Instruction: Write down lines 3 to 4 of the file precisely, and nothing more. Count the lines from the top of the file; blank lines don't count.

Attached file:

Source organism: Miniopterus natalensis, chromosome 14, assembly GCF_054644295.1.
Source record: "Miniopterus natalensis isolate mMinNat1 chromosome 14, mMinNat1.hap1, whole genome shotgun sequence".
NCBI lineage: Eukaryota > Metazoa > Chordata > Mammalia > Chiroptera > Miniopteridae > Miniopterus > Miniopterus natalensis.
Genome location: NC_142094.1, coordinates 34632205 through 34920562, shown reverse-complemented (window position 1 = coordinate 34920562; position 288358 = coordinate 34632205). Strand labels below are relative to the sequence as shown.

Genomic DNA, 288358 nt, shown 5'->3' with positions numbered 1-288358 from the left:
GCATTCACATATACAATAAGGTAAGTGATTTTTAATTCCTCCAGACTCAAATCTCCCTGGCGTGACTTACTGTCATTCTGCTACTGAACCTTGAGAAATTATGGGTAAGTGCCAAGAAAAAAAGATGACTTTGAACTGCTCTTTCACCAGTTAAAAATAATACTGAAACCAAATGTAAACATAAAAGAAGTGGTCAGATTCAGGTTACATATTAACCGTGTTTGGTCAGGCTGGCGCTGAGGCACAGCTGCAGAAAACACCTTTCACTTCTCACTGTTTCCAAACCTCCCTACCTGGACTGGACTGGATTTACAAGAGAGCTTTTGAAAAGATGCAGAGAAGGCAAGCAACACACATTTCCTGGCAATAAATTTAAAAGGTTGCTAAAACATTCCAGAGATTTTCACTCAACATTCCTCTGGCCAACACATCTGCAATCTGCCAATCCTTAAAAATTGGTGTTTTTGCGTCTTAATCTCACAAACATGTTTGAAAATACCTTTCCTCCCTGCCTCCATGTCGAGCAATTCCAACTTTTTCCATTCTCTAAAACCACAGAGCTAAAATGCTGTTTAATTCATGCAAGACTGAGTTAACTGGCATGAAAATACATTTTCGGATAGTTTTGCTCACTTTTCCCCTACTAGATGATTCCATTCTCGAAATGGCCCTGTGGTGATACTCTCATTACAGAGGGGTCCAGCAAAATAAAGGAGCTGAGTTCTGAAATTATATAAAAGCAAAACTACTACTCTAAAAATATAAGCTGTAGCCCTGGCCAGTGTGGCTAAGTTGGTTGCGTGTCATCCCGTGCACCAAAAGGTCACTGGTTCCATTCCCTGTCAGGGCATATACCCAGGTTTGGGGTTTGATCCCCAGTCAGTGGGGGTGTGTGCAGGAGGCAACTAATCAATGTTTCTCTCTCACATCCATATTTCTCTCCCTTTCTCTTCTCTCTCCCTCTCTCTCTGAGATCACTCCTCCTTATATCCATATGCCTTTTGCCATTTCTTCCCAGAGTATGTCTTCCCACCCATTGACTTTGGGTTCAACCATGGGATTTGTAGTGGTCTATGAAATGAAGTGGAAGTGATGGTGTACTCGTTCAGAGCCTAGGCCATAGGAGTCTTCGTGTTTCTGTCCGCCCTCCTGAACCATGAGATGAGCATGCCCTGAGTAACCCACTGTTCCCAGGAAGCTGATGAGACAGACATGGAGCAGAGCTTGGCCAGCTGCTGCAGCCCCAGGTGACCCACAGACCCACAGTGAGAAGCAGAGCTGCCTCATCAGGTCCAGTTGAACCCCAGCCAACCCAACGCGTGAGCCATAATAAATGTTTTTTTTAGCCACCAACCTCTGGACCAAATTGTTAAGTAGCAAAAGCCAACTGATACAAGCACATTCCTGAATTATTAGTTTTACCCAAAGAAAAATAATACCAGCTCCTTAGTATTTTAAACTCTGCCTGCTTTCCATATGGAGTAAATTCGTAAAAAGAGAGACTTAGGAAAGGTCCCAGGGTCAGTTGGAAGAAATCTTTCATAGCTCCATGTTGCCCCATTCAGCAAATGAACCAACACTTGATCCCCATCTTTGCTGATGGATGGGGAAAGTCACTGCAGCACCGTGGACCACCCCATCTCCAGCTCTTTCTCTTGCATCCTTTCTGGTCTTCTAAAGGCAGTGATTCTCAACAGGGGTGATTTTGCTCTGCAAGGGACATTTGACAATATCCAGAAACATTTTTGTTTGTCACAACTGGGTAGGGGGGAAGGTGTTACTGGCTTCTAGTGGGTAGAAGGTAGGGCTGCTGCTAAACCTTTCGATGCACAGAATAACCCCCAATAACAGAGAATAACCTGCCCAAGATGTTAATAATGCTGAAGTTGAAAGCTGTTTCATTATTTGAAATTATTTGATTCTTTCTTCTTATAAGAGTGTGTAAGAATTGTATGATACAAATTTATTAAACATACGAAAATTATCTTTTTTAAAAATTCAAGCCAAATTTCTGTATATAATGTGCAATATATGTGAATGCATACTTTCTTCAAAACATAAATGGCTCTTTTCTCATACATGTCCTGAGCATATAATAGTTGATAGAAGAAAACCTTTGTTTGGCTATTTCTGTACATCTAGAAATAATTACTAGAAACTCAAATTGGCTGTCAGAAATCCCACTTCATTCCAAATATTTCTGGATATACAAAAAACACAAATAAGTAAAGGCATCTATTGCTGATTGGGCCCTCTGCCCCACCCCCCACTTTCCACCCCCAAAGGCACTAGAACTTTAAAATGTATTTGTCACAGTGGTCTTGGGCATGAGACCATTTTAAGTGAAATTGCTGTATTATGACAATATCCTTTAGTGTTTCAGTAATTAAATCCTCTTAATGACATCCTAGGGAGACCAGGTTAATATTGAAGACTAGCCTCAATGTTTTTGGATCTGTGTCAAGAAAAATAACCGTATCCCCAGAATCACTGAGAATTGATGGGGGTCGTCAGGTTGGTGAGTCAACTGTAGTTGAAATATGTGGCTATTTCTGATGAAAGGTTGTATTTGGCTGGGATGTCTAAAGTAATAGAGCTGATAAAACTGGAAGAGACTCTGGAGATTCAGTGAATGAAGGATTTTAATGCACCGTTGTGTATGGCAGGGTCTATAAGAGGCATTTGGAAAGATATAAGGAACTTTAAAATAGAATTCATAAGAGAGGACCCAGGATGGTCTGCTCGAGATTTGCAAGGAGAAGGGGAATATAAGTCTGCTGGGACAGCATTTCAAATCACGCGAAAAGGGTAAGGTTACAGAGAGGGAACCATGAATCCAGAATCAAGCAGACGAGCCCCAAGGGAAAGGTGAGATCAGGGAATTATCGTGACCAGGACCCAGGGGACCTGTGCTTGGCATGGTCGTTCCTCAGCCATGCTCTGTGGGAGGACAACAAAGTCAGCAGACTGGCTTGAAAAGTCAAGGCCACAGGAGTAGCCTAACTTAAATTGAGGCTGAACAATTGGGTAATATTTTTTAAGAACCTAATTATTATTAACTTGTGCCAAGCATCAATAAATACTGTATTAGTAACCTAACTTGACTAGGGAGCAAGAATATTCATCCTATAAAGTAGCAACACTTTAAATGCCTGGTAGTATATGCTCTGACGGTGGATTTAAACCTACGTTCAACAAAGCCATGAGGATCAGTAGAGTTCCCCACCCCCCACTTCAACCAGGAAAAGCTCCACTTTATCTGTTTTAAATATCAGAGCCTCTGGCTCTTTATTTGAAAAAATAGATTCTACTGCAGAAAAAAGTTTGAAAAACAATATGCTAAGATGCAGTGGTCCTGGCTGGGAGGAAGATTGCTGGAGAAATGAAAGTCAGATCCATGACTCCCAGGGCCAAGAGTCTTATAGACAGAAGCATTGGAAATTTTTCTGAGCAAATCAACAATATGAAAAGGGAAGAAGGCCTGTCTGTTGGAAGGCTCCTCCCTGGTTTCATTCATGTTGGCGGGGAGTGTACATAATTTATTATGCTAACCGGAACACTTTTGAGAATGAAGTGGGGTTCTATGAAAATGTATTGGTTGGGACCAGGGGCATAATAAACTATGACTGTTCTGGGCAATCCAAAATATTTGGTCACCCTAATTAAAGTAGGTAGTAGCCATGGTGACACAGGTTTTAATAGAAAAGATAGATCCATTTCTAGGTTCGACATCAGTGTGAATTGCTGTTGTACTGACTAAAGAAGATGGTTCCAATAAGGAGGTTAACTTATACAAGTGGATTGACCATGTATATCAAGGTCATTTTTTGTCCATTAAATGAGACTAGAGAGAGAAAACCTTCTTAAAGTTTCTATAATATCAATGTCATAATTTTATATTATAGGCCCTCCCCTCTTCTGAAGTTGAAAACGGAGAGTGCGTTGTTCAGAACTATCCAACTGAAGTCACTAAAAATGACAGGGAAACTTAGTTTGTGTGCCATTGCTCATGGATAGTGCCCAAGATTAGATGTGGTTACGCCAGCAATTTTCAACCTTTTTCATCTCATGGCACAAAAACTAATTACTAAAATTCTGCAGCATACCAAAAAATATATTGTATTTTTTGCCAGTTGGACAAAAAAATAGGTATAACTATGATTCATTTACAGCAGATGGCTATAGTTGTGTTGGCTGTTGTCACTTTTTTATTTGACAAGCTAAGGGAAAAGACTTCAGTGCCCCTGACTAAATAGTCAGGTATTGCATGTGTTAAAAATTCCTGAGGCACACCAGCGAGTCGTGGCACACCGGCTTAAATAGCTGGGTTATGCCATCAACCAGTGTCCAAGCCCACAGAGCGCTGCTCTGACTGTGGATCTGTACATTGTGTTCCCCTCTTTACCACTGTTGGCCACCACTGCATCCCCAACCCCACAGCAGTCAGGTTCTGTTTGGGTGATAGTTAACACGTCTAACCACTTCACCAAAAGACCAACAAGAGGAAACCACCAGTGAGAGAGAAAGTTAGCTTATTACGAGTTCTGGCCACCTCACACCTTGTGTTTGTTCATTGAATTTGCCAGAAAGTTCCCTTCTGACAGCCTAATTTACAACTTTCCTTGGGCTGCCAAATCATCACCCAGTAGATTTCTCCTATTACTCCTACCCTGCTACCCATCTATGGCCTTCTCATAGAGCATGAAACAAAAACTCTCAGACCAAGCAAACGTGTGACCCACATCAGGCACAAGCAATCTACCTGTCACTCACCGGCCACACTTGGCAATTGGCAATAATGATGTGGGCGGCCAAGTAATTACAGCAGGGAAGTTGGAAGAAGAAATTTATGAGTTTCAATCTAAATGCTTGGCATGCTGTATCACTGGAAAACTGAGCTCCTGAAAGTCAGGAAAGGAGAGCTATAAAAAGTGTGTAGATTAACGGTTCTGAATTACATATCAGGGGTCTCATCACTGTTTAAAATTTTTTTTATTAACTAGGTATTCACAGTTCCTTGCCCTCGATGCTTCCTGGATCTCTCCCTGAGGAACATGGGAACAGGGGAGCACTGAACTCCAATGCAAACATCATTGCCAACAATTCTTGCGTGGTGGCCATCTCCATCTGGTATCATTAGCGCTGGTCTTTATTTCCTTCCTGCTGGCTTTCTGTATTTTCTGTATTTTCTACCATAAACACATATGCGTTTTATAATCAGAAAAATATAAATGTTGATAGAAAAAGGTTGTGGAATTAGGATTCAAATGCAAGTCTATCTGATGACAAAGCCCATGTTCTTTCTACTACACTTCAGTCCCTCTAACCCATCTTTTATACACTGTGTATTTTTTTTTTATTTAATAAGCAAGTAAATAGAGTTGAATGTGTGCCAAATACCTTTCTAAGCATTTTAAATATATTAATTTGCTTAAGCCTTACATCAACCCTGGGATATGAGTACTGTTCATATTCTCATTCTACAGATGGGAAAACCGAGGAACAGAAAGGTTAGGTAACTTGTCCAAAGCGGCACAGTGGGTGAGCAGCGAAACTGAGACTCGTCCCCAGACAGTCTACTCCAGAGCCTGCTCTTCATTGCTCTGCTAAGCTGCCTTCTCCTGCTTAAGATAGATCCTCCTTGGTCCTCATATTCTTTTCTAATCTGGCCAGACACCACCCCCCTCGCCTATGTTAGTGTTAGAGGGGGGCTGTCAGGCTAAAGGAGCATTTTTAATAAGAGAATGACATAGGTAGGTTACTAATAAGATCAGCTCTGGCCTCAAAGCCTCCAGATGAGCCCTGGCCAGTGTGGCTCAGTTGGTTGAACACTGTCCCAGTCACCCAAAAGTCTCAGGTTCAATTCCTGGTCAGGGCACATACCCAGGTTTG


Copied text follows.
NCBI lineage: Eukaryota > Metazoa > Chordata > Mammalia > Chiroptera > Miniopteridae > Miniopterus > Miniopterus natalensis.
Genome location: NC_142094.1, coordinates 34632205 through 34920562, shown reverse-complemented (window position 1 = coordinate 34920562; position 288358 = coordinate 34632205). Strand labels below are relative to the sequence as shown.